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War in Ukraine | Kyiv residents adapt to power cuts



(Kyiv) Irene lights candles, Igor his headlamp. It is 6:09 p.m. in Kyiv. As programmed, the current has just been cut in the building of the couple, in a northern district of the Ukrainian capital.

Since October 10, the Ukrainian electricity system has been heavily affected by multiple Russian strikes that have targeted energy sites.

In order to avoid a total blackout, the national operator Ukrenergo has therefore implemented scheduled power cuts, in the capital as well as in many cities and regions of Ukraine.

On the operator’s website, all you have to do is indicate your address and the cut-off schedule appears for the week, by rotation of districts.

In the building of Irène Rozdoboudko and Igor Jouk, and a dozen others around, three blackouts lasting four hours took place on Saturday: midnight-4 a.m., 9 a.m.-1 p.m. and 6 p.m.-10 p.m.

“I like semi-darkness, when it’s calm, dark and nobody bothers me to think,” says Irene, a 60-year-old writer and artist, preparing a vegetable salad.

” Blindly ”

She says she can cook “with her eyes closed” borscht, a typical Ukrainian soup made from beets.

” The Cook [à gaz] always works […] I take water, [même si] the water flow is low. There is cabbage in the fridge, carrots and other necessary products,” she adds, adding that the heating was also working.

To light up, the couple uses decorative candles that they had for a long time and flashlights. In the bathroom, it’s a camping lamp.

Outside, the neighborhood is plunged into darkness.

On the dark facades of the buildings, faint lights appear at the windows of certain apartments.

On the dark sidewalks, the inhabitants walk by lighting up with flashlights or their mobile phones.

But scheduled outages are no longer enough to relieve the electrical system. On Saturday, the operator Ukrenergo announced additional restrictions with emergency interruptions, not planned this time.

Sunday in Kyiv, even neighborhoods close to the Ukrainian presidency in the city center, hitherto spared, were thus also temporarily deprived of electricity, noted AFP.

Water cuts also took place earlier this week in some areas of the capital, following new Russian missile strikes on Monday.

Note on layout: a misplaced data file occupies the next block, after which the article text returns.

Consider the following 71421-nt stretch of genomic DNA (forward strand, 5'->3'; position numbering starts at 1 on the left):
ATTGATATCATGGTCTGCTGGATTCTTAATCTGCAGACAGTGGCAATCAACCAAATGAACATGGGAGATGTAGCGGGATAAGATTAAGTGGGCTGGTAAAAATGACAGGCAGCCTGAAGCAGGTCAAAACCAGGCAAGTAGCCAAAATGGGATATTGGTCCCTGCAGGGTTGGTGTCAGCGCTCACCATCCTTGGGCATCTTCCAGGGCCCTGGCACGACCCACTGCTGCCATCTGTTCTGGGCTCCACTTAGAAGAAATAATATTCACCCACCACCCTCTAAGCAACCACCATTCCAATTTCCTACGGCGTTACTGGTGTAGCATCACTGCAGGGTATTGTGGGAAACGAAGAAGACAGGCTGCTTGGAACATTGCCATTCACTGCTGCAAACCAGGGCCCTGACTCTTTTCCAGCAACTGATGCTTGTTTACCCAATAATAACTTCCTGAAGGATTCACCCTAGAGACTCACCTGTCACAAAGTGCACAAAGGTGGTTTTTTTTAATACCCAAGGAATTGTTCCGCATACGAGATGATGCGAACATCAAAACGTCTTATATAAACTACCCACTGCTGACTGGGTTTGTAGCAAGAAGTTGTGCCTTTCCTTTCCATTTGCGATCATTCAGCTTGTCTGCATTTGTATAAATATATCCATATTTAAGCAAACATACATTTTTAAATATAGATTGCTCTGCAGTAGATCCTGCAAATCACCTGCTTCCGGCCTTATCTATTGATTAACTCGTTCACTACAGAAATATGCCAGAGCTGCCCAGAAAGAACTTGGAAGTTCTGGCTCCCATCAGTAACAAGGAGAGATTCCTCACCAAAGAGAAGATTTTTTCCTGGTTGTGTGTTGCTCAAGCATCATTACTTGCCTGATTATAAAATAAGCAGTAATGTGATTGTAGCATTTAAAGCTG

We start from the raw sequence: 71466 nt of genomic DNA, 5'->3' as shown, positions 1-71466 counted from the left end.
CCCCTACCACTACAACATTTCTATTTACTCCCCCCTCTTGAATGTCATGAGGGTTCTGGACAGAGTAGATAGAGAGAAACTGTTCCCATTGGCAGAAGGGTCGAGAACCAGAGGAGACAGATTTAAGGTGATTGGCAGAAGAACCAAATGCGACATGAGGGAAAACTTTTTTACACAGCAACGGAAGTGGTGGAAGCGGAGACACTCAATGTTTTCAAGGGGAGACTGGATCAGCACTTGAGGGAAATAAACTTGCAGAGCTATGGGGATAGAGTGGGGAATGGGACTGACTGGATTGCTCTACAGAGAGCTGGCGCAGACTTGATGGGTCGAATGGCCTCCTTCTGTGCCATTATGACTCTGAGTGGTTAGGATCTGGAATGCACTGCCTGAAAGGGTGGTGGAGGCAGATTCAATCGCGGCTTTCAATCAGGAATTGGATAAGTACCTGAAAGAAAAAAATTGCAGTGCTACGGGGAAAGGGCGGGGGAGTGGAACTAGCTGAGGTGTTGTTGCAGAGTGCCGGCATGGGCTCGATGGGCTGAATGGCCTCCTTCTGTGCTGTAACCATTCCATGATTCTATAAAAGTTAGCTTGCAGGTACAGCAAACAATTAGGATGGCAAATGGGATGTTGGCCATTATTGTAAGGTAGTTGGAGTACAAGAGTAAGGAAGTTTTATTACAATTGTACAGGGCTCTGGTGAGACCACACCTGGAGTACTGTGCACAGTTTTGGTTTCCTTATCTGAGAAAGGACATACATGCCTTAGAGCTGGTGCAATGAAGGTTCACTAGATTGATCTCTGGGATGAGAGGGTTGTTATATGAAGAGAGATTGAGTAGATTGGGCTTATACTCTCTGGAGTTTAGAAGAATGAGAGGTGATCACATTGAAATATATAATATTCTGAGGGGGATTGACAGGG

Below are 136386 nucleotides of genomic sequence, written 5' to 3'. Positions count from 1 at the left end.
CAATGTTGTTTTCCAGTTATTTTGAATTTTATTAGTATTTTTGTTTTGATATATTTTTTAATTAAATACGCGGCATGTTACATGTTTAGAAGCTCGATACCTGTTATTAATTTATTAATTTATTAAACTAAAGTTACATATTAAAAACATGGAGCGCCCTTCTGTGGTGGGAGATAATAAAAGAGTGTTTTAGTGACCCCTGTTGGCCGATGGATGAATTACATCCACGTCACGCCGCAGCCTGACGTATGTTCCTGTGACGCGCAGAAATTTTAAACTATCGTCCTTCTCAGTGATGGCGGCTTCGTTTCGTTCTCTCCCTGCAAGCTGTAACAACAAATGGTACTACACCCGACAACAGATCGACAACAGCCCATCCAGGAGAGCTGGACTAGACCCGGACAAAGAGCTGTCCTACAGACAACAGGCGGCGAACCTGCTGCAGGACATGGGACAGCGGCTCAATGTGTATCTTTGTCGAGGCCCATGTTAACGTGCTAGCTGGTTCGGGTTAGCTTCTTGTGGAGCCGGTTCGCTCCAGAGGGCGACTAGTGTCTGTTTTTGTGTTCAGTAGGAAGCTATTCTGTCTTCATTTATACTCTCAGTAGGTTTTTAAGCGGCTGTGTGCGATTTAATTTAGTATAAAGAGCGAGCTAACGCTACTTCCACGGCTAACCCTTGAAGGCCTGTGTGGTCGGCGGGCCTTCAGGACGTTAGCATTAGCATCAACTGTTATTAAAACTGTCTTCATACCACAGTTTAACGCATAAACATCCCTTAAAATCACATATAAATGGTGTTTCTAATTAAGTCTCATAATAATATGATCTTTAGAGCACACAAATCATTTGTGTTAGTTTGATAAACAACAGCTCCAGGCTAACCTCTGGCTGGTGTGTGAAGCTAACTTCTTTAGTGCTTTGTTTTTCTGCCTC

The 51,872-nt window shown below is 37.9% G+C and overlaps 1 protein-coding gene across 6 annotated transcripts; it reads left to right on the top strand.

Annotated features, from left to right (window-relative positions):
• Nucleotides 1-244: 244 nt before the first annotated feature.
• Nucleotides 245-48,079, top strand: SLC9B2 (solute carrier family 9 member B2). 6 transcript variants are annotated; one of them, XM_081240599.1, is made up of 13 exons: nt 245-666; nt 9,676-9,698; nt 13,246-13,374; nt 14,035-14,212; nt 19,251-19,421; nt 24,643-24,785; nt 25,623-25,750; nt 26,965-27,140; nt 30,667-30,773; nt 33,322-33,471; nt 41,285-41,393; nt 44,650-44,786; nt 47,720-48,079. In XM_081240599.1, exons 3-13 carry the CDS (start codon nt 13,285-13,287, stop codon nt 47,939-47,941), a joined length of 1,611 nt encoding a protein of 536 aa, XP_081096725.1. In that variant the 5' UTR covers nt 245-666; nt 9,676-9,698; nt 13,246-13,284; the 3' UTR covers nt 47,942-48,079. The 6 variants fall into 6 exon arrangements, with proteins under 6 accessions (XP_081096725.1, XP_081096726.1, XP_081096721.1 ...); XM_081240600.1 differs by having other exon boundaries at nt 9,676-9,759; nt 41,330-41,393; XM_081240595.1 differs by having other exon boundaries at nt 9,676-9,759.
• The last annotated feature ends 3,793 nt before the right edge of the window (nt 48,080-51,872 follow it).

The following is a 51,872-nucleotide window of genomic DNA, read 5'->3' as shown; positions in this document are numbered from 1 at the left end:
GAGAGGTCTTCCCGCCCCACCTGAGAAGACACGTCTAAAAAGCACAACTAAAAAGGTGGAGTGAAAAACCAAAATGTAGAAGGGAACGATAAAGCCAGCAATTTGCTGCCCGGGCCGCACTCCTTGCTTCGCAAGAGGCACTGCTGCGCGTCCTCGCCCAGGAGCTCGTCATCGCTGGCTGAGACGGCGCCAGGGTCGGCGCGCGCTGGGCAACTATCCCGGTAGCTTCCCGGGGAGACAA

In the light of candles, Irène fashions the clothes of a doll. “I would never do that if there was light”, says the sixty-year-old, from Donetsk (East), whose eponymous region was annexed at the end of September by Moscow.

The strikes since October on the capital – which had not been hit since June – have also been a brutal reminder of the war that has been raging for eight months on the eastern and southern fronts of the country, where bombings, often fatal, are daily in many localities.

For Igor, a 70-year-old scientist passionate about music, these bombings on civilian infrastructure are the mark of “the agony and helplessness of the Russian army”, in difficulty on several fronts after having lost thousands of soldiers in September. square kilometers in the northeast.

Maidan in the dark

“When they see they can’t fight with the army [ukrainienne]they start to fight with the rear of the army: the civilians,” he says.

In the center of Kyiv, where night falls around 5 p.m., Independence Square (Maidan in Ukrainian), iconic place of the 2014 revolution, is also regularly plunged into darkness. Only the headlights of cars light up the streets of the neighborhoods where the current is no longer. Restaurants are also adapting, candles are required.

During the night from Thursday to Friday, nearly 4.5 million people in Kyiv and in ten other regions across the country were temporarily deprived of electricity, Ukrainian President Volodymyr Zelensky said, denouncing an “energy terror”. .

With the approach of winter, the mayor of the capital, Vitali Klitschko, said he envisaged “the worst” scenario in the event of new strikes on energy sites: “the one where there will be no more electricity at all , water and heating”.

He announced the preparation of “more than a thousand heating points” just in case. “We have bought electric generators, stored water and everything necessary for these heating points to accommodate people,” he said.

With his lamp on his forehead, Igor wants to put things into perspective: “It will probably be a little more difficult in winter, or maybe a lot more difficult. But we are not in the worst situation right now.”

Displayed in a corner of the apartment, Irène shows, moved, a letter from her grandchildren, refugees in Marseilles in France: “Hello grandfather and grandmother. I wanted to know if life was okay in Ukraine? And if not, come and join us in France. We love you very much and we support you”.

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